But for a few exceptions, indoor cyclists should simulate the hand positions that an outdoor cyclist utilizes. Those exceptions would be the very aggressive riding positions of elite cyclists and triathletes utilized during competitions, reserved for athletes with many years of skills, fitness, flexibility and of course, the tens of thousands of dollars to pay for fine-tuned, custom fitted bicycles. For the rest of us mere mortal cyclists, where you put your hands outdoors is where you want to put them idoors. Many decades (one might even say over a century) of research has gone into determining the optimal riding positions and measurements for cyclists; positions that take into consideration comfort, injury potential, optimal transfer of forces to the drive train and performance enhancement. (Note that aerodynamic is not a consideration indoors). Indoor cycling instructors and enthusiasts should respect the knowledge that is provided from the cycling world, even (or especially) if you or your students do not ride bicycles outside.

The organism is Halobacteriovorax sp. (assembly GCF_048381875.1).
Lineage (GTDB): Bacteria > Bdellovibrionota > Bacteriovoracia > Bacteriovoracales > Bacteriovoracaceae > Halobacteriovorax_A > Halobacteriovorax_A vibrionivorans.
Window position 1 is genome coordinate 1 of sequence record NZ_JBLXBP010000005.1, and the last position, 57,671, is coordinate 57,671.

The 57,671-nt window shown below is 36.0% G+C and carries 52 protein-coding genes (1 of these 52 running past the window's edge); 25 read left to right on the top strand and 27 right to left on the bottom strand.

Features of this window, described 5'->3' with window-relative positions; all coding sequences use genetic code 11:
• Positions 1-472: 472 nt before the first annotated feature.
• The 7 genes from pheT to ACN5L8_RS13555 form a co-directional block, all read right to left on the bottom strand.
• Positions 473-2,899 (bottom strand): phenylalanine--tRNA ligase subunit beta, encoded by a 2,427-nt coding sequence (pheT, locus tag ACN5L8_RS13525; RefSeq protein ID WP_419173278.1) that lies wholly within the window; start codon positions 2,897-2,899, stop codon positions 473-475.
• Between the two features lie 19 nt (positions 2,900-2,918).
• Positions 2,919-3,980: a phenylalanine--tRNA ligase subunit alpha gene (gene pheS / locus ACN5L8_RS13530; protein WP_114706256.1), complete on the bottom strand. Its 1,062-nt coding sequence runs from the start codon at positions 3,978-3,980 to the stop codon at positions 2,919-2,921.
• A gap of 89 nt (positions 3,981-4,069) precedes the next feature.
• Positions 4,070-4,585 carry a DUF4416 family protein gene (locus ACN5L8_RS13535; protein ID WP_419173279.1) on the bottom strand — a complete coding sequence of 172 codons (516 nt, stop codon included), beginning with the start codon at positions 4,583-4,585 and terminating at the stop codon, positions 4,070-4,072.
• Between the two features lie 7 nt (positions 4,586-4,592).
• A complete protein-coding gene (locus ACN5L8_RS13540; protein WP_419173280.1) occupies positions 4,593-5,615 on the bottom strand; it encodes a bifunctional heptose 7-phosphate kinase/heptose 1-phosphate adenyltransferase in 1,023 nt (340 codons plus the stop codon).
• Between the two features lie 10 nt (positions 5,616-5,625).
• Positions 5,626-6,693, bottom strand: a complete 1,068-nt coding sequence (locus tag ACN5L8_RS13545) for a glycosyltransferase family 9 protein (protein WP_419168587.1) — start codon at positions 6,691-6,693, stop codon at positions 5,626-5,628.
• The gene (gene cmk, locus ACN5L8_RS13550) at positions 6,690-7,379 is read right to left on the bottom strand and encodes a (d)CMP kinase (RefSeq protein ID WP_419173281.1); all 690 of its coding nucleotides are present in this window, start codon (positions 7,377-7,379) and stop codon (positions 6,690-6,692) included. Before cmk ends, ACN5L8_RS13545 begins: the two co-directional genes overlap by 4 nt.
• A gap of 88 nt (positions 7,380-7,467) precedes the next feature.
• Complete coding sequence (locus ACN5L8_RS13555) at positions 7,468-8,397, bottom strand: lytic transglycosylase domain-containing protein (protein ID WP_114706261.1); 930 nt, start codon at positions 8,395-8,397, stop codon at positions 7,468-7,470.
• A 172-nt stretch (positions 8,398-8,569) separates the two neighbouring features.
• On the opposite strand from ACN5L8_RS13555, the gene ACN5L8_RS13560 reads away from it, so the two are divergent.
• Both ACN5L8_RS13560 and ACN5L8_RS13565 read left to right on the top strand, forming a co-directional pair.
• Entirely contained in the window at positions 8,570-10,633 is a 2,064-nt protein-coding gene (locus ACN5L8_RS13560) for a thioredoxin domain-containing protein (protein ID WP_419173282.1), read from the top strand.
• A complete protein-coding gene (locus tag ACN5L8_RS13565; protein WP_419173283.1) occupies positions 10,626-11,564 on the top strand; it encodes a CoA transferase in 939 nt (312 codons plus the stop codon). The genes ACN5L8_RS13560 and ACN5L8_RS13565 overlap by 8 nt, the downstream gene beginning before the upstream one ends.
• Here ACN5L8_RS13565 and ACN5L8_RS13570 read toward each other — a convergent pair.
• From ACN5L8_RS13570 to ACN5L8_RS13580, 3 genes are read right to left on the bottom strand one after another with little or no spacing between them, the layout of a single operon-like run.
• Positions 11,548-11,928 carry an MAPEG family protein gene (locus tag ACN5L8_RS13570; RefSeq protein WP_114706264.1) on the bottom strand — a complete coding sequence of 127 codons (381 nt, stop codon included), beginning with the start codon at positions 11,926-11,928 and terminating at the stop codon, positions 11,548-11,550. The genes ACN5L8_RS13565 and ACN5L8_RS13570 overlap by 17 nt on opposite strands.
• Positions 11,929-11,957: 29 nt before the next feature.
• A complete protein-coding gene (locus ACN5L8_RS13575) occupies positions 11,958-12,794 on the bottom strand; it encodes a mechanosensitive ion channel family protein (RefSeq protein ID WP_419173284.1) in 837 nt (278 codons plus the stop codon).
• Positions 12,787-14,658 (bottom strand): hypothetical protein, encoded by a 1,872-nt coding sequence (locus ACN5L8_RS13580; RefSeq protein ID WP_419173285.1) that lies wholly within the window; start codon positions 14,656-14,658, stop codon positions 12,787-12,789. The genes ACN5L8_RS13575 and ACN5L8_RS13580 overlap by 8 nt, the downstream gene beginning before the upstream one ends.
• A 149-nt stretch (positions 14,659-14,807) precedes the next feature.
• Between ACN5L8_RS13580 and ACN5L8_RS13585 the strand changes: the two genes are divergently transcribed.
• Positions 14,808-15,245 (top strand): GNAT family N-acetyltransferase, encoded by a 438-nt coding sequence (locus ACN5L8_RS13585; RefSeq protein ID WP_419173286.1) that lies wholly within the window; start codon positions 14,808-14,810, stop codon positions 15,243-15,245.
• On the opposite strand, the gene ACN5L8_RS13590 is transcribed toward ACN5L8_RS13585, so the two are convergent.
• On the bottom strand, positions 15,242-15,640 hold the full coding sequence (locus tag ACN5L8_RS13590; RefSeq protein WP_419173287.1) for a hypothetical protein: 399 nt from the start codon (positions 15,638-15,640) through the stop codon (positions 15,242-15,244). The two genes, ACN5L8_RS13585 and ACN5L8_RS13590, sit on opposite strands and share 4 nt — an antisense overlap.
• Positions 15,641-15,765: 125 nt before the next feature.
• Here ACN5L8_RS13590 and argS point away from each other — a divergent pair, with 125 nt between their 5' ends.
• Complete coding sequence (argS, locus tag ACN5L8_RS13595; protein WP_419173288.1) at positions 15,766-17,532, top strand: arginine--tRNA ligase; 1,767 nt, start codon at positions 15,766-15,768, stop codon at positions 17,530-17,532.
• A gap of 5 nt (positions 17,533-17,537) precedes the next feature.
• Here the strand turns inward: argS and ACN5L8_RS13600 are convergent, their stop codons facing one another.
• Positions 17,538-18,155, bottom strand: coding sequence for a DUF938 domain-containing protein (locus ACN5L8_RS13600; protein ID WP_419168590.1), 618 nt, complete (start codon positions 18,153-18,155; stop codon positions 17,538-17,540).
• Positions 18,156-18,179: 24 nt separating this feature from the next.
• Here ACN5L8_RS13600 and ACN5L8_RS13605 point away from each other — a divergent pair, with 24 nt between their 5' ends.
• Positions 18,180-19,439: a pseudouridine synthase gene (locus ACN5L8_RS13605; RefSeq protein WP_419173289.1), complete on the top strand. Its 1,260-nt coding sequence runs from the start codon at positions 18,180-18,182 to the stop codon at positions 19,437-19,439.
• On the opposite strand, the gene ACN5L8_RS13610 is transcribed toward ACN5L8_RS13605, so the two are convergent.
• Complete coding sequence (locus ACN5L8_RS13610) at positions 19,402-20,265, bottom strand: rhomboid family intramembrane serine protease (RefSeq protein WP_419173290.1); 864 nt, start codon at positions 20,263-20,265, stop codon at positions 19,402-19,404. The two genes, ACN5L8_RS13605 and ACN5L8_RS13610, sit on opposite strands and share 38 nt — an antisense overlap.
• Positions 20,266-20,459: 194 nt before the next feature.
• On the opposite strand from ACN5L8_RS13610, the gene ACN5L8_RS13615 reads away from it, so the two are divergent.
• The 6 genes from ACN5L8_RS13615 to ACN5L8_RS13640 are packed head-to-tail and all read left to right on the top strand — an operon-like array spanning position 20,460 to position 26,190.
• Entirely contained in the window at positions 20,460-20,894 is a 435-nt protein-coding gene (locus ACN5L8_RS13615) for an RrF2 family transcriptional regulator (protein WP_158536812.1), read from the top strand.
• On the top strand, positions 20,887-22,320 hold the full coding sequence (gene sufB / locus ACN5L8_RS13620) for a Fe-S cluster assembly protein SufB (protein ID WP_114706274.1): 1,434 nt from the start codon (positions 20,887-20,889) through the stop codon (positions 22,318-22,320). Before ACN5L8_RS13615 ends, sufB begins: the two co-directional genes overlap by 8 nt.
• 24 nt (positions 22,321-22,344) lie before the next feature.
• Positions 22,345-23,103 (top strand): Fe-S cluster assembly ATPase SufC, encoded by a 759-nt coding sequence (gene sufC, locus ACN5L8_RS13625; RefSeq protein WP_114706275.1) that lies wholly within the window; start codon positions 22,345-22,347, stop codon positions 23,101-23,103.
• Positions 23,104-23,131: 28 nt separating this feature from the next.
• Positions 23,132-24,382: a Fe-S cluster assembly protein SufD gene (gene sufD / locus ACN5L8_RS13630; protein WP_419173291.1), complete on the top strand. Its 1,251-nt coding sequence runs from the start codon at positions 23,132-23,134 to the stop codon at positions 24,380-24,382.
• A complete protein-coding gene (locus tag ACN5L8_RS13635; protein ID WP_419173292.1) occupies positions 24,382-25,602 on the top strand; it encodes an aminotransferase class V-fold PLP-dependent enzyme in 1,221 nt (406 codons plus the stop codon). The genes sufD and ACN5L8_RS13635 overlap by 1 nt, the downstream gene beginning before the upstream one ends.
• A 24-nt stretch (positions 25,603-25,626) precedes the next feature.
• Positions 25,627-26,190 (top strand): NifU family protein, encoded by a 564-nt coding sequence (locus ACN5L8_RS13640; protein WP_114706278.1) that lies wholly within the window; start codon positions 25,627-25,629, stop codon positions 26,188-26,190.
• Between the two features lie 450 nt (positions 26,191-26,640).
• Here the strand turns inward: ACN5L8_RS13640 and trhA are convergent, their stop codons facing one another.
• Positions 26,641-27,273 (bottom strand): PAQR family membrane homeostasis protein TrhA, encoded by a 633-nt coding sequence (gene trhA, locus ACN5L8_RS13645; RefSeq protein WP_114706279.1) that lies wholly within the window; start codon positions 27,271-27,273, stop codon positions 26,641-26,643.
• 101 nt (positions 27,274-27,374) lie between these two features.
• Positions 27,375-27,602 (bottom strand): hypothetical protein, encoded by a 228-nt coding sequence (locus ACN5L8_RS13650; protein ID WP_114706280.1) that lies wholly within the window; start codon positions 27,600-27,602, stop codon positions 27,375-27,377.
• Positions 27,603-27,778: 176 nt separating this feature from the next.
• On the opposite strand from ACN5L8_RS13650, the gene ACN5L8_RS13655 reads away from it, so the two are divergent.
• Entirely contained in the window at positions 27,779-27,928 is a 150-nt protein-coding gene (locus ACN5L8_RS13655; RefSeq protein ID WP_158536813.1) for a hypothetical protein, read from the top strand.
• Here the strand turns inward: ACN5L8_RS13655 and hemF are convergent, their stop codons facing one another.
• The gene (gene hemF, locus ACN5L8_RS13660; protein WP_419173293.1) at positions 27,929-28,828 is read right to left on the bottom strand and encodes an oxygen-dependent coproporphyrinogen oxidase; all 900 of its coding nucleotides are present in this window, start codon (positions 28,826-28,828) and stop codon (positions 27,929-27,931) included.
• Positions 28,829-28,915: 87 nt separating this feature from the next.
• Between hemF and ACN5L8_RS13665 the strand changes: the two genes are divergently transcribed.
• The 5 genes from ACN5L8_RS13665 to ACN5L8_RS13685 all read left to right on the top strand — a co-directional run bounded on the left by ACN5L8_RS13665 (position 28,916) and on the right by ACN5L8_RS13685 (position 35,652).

Therefore, before we discuss where you should put your hands when riding indoors, let’s look at what a cyclist does. Your comfortable riding position outdoors begins with the first day you buy your bicycle.